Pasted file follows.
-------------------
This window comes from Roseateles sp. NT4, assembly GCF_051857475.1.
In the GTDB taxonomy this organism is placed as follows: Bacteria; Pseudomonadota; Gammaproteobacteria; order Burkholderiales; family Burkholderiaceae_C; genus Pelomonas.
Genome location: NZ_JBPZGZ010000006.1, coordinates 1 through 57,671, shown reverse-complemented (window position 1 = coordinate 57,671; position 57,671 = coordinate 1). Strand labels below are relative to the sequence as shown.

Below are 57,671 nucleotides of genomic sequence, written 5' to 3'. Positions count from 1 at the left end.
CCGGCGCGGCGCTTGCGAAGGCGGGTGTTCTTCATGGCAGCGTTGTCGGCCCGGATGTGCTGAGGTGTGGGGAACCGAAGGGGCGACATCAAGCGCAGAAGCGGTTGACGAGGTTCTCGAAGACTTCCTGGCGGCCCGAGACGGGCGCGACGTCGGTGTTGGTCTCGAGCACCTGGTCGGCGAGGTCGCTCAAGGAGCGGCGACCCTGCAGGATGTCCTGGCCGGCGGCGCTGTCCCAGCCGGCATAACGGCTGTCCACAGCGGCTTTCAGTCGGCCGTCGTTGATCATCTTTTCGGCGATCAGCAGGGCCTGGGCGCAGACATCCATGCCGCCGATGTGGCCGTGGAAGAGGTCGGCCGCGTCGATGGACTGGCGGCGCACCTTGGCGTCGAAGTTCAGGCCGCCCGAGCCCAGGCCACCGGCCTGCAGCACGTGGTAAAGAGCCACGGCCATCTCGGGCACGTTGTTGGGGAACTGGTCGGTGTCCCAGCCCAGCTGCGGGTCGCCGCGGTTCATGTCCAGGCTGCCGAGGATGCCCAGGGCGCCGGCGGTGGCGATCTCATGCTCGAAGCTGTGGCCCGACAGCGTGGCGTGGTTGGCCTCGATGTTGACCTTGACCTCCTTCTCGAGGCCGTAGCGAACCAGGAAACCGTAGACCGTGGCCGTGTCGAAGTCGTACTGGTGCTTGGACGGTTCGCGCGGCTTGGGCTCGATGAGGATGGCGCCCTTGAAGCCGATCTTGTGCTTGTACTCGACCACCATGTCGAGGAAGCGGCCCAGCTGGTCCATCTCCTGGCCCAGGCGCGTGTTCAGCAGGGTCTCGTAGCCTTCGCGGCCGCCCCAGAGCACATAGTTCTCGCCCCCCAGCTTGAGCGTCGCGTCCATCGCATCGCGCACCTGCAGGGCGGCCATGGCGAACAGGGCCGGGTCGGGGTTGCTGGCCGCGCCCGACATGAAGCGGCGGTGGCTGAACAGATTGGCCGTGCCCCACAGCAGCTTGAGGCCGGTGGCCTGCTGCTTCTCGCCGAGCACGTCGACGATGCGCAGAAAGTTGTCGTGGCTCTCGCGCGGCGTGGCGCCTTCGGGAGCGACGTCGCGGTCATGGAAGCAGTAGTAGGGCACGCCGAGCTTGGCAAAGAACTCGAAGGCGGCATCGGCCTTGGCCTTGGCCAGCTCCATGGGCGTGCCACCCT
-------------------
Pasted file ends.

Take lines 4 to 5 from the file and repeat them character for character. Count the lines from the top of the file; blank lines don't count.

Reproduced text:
Below are 57,671 nucleotides of genomic sequence, written 5' to 3'. Positions count from 1 at the left end.
CCGGCGCGGCGCTTGCGAAGGCGGGTGTTCTTCATGGCAGCGTTGTCGGCCCGGATGTGCTGAGGTGTGGGGAACCGAAGGGGCGACATCAAGCGCAGAAGCGGTTGACGAGGTTCTCGAAGACTTCCTGGCGGCCCGAGACGGGCGCGACGTCGGTGTTGGTCTCGAGCACCTGGTCGGCGAGGTCGCTCAAGGAGCGGCGACCCTGCAGGATGTCCTGGCCGGCGGCGCTGTCCCAGCCGGCATAACGGCTGTCCACAGCGGCTTTCAGTCGGCCGTCGTTGATCATCTTTTCGGCGATCAGCAGGGCCTGGGCGCAGACATCCATGCCGCCGATGTGGCCGTGGAAGAGGTCGGCCGCGTCGATGGACTGGCGGCGCACCTTGGCGTCGAAGTTCAGGCCGCCCGAGCCCAGGCCACCGGCCTGCAGCACGTGGTAAAGAGCCACGGCCATCTCGGGCACGTTGTTGGGGAACTGGTCGGTGTCCCAGCCCAGCTGCGGGTCGCCGCGGTTCATGTCCAGGCTGCCGAGGATGCCCAGGGCGCCGGCGGTGGCGATCTCATGCTCGAAGCTGTGGCCCGACAGCGTGGCGTGGTTGGCCTCGATGTTGACCTTGACCTCCTTCTCGAGGCCGTAGCGAACCAGGAAACCGTAGACCGTGGCCGTGTCGAAGTCGTACTGGTGCTTGGACGGTTCGCGCGGCTTGGGCTCGATGAGGATGGCGCCCTTGAAGCCGATCTTGTGCTTGTACTCGACCACCATGTCGAGGAAGCGGCCCAGCTGGTCCATCTCCTGGCCCAGGCGCGTGTTCAGCAGGGTCTCGTAGCCTTCGCGGCCGCCCCAGAGCACATAGTTCTCGCCCCCCAGCTTGAGCGTCGCGTCCATCGCATCGCGCACCTGCAGGGCGGCCATGGCGAACAGGGCCGGGTCGGGGTTGCTGGCCGCGCCCGACATGAAGCGGCGGTGGCTGAACAGATTGGCCGTGCCCCACAGCAGCTTGAGGCCGGTGGCCTGCTGCTTCTCGCCGAGCACGTCGACGATGCGCAGAAAGTTGTCGTGGCTCTCGCGCGGCGTGGCGCCTTCGGGAGCGACGTCGCGGTCATGGAAGCAGTAGTAGGGCACGCCGAGCTTGGCAAAGAACTCGAAGGCGGCATCGGCCTTGGCCTTGGCCAGCTCCATGGGCGTGCCACCCT